The hole around former Trump campaign manager Paul Manafort just keeps getting bigger and bigger. This week, The New York Times reported that New York prosecutors have been focusing their scrutiny on a few firms that worked with Manafort in his secretive efforts to prop up the since pushed out Ukrainian president Viktor Yanukovych, who is a close ally of the Kremlin.
According to The Times, prosecutors have held a number of new interviews in recent weeks with people involved in the scheme on the basis of fresh information about its operations. Scrutinized firms include Mercury Public Affairs; the Podesta Group; and the law firm Skadden, Arps, Slate, Meagher, & Flom, which acted as a sort of ringleader.
Manafort contracted Skadden Arps to prepare a report on the imprisonment of one of Yanukovych’s political rivals that was meant to tamper down international human rights concerns. Those involved including Manafort, the firm, and even the Ukrainian government concealed the true nature of the money driving the project. Yanukovych’s government initially claimed that it funded the report with about $12,000 in public funds delivered through the Ukrainian Justice Department — but in reality, Skadden Arps was paid some $4 million for the work, which Manafort funneled from a Ukrainian oligarch through a Cypriot bank account to the company.
Skadden Arps has claimed they “understood” the original source for the money to be Victor Pinchuk, who’s popped up in scrutiny associated with the Russia investigation before — and has denied that he’s responsible for the money. Special Counsel Robert Mueller’s team has previously looked into a $150,000 donation he gave to President Donald Trump’s charitable foundation — which has since closed up shop in the face of allegations of wrongdoing from New York authorities, who are seeking millions in damages.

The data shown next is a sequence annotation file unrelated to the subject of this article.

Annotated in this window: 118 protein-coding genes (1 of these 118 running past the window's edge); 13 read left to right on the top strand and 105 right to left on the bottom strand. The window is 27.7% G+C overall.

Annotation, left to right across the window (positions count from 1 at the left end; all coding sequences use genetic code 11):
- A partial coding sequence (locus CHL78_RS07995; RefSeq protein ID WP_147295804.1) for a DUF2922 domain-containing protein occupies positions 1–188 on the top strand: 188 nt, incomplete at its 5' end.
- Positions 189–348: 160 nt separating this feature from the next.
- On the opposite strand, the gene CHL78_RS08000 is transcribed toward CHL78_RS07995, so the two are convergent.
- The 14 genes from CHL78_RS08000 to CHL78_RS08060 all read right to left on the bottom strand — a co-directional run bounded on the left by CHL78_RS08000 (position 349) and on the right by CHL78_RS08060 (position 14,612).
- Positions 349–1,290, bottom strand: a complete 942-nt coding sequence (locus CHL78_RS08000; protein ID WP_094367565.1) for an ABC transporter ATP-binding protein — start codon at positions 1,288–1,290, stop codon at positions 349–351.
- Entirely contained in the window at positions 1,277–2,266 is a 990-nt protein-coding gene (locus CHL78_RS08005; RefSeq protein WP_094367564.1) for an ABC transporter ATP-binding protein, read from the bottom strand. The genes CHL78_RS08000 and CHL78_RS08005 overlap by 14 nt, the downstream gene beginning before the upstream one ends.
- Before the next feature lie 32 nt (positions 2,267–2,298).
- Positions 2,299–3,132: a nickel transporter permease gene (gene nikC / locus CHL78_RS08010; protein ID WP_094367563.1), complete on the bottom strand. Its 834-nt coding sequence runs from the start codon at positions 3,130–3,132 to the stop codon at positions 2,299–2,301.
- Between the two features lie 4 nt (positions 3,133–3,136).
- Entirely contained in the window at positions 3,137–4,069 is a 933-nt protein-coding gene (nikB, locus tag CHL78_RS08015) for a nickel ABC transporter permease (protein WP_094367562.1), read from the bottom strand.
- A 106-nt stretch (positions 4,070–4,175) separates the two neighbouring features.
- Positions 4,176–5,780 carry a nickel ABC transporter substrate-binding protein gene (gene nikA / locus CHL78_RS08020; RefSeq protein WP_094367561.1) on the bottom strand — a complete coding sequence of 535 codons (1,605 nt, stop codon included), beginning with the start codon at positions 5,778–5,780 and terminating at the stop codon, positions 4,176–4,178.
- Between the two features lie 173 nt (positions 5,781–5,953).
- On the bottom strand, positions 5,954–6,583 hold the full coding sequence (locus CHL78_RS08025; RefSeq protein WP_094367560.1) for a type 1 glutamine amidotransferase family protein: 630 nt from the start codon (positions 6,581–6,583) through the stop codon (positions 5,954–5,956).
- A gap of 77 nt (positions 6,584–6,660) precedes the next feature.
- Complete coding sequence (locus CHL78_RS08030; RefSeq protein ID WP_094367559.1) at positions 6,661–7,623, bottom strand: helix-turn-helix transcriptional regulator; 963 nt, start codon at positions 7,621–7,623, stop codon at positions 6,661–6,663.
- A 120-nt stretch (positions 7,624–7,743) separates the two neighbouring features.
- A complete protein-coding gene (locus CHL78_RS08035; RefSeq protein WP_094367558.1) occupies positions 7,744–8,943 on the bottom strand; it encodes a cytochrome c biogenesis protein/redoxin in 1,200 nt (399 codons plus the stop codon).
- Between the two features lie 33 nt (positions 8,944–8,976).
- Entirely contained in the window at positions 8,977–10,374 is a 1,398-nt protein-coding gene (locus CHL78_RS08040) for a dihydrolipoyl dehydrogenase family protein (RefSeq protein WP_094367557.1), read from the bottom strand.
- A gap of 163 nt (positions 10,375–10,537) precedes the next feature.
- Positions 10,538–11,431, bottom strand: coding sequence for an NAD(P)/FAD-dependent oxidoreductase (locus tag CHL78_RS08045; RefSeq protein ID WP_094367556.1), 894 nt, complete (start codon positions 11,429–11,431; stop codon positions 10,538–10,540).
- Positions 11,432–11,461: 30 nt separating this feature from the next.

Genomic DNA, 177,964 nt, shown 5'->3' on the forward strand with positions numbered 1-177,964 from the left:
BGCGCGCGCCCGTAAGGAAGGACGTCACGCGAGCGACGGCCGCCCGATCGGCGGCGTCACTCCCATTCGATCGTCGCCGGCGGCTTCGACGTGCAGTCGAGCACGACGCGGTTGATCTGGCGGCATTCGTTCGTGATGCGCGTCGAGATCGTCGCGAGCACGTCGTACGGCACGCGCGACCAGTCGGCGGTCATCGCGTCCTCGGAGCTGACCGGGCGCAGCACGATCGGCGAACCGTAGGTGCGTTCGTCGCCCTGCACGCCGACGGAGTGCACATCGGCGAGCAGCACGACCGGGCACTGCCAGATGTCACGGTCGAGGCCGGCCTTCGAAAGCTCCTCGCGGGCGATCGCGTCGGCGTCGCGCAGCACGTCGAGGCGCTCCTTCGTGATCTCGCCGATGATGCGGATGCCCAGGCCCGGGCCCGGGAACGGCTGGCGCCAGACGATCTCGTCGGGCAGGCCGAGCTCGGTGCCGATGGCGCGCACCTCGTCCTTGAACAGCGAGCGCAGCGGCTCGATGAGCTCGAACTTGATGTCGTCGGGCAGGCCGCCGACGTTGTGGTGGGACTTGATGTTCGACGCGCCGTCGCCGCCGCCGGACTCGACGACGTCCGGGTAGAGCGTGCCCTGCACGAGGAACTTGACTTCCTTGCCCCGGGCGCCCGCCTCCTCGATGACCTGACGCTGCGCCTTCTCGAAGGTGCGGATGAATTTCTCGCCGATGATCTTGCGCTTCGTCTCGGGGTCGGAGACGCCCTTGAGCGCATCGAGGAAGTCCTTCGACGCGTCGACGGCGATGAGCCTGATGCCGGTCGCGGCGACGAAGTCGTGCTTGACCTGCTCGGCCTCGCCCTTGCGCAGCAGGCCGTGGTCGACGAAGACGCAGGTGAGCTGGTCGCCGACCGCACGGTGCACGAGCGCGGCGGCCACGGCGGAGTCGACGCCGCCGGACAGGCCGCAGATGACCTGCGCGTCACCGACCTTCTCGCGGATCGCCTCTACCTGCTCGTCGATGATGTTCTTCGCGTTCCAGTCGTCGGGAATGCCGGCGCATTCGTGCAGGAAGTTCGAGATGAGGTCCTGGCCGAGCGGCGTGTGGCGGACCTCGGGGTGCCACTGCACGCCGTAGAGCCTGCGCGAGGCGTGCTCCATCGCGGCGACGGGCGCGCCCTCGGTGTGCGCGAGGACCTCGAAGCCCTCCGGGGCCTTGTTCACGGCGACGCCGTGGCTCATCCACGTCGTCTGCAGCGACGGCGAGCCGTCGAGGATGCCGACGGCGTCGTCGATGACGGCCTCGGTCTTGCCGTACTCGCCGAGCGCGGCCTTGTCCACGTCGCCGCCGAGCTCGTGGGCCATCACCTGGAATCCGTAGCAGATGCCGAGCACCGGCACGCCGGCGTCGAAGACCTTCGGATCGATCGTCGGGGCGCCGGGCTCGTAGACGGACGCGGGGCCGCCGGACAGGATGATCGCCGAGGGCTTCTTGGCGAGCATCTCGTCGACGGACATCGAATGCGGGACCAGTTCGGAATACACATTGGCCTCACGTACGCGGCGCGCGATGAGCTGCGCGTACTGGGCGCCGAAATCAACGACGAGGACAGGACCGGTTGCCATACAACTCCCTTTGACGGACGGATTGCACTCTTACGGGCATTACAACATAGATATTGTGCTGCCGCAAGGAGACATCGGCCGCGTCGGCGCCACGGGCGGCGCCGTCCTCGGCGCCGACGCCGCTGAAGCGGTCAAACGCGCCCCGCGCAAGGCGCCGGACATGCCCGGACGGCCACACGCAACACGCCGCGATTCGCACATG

Skadden Arps had former Obama White House counsel Gregory Craig handling their work with (supposedly) Pinchuk’s money, and he took dramatic steps to try and conceal its true nature. He worked with Manafort to backdate documents to retroactively bill the Ukrainian government itself for $1.1 million and thereby possibly divert attention from its other millions, and the firm initially refused to give any clues about the true source of their original money when pressed by the Justice Department.
It’s since registered under the Foreign Agents Registration Act (FARA) as part of a settlement that included it handing over the $4.6 million it still had from its work for Yanukovych.
The Mercury and Podesta lobbying firms had been paid to help promote the report that Skadden Arps produced, and they too sought to avoid scrutiny over the true source of their money, which came from Ukraine’s ruling party back around 2012 despite being claimed to be simply from a European nonprofit organization.
Investigators have been looking into why these firms sought to hide the true sources of their cash, with possibilities including that Mercury’s Vin Weber was concerned about the effect it could have on his image and that of another organization he was working for at the time — Mitt Romney’s presidential campaign.
Mercury and Podesta have both blamed their own failures to register under FARA on Skadden Arps and Manafort (and Trump) associate Rick Gates, who’s one of five former associates of the president to plead guilty to federal criminal charges associated with the Russia investigation.
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